as far as i know, i need your permission, but if it cant happen due to nintendo, i will trash the whole idea and forget about it.

    ReplyDelete
    Replies
    1. Dude, seriously, he'll never let you do it.

      Delete
    2. OK. i see that.

      Delete
  51. Considerably,the post is in reality the top on this valuable theme. I concur together with your conclusions and will thirstily look forward for your upcoming updates.

    ReplyDelete
  52. This guy is dumb. Everything can be hacked. Name on electronic device that hasn't. Anyway, no one will really care if this loser stops making games, no one ever liked the shitty content this bitch made anyway.

    ReplyDelete
    Replies
    1. of course. nobody cares anymore. and by nobody you mean EVERYBODY. have you even PLAYED the games this guy made? To me and a few other people there GOLDEN games, they deserved to have those gold cases like the original NES classics did!

      Delete
  53. I can't speak for anyone else, but personally I always made an effort to obtain legal copies of any game I played on the R4 and enjoyed, and indeed purchased many games that I perhaps wouldn't have if I hadn't played it first (Infinite Space springs to mind as a front-runner).

    The gap between US and European release often meant a gap of several months between a playable release and an official release, however. This was ample time for a culture of piracy to thrive in Europe.

    But the R4 just made the DS an all round nicer system. The ability to store large number of games on a single standard SD card, the flexbility of being able to back up my saves, the sudden freedom from needing to carry more than one expensive, eminently losable cart.

    Personally, I'd say that a DS without an R4 feels like a half-finished console.

    ReplyDelete
  54. LOL, you rly think piracy is the problem because Dementium 2 sells half than Dementium 1?
    Don't u think that's happened because Dementium 2 is only crap? ;-)

    ReplyDelete
    Replies
    1. Dementium 2 was awesome. You're a crap. Nuff Said.

      Delete
    2. Cool story bro and nice arguments, tell me more plox!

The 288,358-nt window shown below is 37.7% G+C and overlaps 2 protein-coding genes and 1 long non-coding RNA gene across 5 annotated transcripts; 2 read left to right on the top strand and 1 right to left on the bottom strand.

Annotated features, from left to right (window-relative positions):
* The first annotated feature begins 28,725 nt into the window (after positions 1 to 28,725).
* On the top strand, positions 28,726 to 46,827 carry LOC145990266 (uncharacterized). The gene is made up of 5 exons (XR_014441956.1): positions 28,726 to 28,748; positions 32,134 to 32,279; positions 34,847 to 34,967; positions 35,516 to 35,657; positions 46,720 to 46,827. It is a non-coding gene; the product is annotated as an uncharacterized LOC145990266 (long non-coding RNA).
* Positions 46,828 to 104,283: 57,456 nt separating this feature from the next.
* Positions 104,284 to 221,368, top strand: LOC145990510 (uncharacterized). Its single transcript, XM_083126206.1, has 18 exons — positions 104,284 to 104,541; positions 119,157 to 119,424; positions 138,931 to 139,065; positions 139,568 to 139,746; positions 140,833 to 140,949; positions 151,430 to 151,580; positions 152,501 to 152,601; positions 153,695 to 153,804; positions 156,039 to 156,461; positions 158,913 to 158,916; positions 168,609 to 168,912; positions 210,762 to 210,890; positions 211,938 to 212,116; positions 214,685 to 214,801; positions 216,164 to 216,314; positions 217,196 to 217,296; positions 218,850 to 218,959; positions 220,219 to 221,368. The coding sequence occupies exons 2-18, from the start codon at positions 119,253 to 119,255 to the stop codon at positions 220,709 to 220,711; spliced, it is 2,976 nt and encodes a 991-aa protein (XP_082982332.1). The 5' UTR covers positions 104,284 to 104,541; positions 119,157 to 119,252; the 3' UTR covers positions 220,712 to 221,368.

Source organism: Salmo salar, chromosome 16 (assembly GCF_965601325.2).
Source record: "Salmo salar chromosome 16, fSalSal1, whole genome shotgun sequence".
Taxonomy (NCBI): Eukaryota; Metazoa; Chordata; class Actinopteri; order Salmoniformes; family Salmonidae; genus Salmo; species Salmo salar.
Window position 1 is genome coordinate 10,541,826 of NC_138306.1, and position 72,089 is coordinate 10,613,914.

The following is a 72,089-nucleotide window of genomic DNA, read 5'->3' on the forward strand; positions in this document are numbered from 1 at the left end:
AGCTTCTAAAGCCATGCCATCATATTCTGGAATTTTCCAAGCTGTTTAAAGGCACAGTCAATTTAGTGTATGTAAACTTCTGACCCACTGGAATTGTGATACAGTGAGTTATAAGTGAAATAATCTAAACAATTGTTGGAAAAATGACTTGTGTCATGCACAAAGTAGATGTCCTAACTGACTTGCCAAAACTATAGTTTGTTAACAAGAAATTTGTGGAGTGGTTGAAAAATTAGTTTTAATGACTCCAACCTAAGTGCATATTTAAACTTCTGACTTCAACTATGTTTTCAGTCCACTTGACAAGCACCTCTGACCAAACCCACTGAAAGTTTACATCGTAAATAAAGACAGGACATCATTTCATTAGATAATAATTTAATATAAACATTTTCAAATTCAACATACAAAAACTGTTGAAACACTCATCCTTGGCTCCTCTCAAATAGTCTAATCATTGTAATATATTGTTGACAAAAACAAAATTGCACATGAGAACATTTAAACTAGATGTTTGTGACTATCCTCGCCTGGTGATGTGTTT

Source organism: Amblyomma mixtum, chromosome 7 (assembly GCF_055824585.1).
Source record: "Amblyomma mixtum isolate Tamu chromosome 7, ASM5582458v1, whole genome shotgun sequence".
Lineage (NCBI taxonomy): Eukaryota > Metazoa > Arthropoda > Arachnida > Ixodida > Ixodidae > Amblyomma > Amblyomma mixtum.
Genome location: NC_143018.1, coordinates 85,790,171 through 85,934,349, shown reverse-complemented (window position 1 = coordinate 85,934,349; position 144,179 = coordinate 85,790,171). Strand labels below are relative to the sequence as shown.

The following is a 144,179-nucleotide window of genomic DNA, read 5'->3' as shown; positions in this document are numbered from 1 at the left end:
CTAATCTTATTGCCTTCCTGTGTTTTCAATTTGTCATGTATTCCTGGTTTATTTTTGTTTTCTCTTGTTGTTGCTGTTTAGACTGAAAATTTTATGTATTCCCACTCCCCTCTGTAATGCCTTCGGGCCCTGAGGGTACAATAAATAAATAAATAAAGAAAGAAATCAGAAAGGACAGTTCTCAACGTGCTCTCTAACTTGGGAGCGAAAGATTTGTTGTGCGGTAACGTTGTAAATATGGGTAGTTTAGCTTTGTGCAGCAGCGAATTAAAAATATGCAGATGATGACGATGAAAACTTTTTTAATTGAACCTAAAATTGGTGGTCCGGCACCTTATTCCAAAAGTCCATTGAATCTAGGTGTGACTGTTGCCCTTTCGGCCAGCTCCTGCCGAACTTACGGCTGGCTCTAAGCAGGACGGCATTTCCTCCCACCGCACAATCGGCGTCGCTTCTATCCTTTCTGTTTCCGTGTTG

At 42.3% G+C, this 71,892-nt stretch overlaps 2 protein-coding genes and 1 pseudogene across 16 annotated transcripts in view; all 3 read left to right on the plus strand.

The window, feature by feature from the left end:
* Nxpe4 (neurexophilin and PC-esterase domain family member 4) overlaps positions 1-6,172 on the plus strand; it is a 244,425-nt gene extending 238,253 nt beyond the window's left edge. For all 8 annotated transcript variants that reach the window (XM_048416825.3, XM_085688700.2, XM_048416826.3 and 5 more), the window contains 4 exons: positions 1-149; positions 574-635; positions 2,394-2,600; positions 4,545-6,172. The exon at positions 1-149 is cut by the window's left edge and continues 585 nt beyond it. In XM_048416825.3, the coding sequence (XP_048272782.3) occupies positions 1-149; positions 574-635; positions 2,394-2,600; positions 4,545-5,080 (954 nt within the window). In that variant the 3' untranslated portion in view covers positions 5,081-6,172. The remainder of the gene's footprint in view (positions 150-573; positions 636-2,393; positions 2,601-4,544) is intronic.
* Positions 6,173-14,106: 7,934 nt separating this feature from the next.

Delete
    3. Oh yea, your arguments are great too. ;D

      Delete
    4. Well i suppose why Dementium 2 sells half than Dementium 1, u said only useless and pitiful tings without even suppose arguments.
      Go play your game 10yyrs kid.

      Delete
  55. I am certain that piracy had something to do with the diminished sales. Just go on any tracker and see how many times it's been downloaded.

    I'm not saying every download would in turn take place of a sale, but even if 15% of the downloads were sales it would still be a huge difference.

    ReplyDelete
  56. Asking "If these hackers really want to mess with the guts of a 3DS, why not become legit developers for it and let the world enjoy their talents?" is actually pretty dumb. Don't you remember Colors! for the ds? This was a homebrew that started out solely by the fact that homebrew was available. If the ds had never been pirated, we would not be enjoying colors! 3DS on our 3DS' now, neither on our android smartphones or iOS devices. You need money to become legit developers, and a good quantity of money.

    ReplyDelete
  57. This is interesting! I enjoyed reading your great post.Thanks for the valuable information and insights you have shared here.Shane Latham

    ReplyDelete
  58. Piracy has always been an exaggerated issue that has more to do with poor regional support where games are grossly overpriced in certain countries or where certain regions simply can't afford them.

    In the end, they never would have bought your game to begin with. I never would have bought my PSP in the first place is homebrew wasn't possible. Did homebrew stop be from getting a shelf full of over 30 games? No, but it got me to buy the system. As for the 3DS? I don't own one and I don't plan to unless I also get homebrew on it.

    Take a look at what Valve has done with Russia. If they can have success on the PC in Russia, then you have no excuse. These closed off ecosystems are on their way out and I full support people who want to hack and do whatever they want with their systems.

    ReplyDelete